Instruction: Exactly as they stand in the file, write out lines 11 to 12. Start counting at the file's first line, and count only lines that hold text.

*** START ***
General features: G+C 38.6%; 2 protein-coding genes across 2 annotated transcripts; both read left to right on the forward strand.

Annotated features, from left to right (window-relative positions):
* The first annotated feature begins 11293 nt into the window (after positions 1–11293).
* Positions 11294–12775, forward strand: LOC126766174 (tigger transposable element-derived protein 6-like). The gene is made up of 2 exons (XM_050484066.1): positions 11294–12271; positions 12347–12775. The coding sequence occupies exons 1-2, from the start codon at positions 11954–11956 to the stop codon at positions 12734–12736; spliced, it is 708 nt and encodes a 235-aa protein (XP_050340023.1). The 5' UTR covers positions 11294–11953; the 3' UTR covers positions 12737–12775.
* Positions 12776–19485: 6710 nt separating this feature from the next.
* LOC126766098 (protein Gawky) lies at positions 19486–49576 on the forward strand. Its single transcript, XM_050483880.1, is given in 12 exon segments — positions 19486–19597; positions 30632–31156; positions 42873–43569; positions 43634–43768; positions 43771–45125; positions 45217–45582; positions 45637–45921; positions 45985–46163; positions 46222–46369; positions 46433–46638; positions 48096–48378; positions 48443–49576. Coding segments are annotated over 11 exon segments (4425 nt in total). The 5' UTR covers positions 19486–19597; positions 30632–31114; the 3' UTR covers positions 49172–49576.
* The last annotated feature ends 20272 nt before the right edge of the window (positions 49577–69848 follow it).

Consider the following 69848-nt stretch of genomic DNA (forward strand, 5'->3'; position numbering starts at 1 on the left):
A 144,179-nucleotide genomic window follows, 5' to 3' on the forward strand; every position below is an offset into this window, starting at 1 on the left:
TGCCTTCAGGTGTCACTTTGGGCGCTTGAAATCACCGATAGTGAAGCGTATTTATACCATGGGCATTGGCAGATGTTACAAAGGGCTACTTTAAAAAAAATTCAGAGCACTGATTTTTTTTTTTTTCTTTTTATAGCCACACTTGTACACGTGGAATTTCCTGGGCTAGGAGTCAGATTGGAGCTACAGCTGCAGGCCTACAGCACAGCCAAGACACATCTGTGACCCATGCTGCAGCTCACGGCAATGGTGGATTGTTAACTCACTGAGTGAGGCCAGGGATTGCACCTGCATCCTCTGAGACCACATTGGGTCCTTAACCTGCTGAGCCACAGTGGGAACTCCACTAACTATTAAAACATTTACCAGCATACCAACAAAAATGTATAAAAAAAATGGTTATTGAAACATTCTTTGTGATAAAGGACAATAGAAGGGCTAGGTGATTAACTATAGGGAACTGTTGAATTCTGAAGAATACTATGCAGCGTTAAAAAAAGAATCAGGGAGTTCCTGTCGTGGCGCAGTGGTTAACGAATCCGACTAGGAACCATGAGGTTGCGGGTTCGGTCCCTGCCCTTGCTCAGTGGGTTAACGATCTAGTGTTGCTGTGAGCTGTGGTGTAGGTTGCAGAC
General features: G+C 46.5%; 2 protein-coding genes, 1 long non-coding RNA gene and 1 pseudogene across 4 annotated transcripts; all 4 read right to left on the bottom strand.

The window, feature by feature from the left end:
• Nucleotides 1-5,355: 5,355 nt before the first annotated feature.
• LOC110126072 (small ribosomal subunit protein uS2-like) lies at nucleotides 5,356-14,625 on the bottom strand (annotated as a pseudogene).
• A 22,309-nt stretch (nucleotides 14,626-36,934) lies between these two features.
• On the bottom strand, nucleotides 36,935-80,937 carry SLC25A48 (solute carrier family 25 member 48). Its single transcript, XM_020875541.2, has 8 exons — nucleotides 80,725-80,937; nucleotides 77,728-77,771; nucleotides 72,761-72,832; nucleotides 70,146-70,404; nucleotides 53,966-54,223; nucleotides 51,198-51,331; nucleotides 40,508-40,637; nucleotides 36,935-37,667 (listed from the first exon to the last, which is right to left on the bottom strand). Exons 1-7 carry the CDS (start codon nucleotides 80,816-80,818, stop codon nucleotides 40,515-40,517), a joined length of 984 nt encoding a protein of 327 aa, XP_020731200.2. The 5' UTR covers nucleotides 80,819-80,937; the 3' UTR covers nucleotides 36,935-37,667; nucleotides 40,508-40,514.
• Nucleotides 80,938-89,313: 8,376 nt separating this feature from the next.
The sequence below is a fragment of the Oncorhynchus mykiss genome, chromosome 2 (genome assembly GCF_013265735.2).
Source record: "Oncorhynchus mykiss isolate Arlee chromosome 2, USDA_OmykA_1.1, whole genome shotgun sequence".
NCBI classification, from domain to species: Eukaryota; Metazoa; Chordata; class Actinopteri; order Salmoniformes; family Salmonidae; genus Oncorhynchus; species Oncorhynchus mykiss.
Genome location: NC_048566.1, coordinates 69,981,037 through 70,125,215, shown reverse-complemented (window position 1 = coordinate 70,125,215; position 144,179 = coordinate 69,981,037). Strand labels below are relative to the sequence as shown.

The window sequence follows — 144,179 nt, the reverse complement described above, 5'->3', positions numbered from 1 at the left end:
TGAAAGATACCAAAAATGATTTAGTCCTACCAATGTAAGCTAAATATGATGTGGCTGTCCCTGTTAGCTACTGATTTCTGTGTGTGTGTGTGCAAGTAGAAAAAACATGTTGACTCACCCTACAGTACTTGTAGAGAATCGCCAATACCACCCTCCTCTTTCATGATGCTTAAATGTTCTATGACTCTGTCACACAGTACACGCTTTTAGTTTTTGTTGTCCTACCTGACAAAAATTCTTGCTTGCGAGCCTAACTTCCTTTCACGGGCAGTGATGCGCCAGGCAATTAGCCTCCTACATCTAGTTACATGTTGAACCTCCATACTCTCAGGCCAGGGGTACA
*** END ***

General features: G+C 46.5%; 2 protein-coding genes, 1 long non-coding RNA gene and 1 pseudogene across 4 annotated transcripts; all 4 read right to left on the bottom strand.

The window, feature by feature from the left end: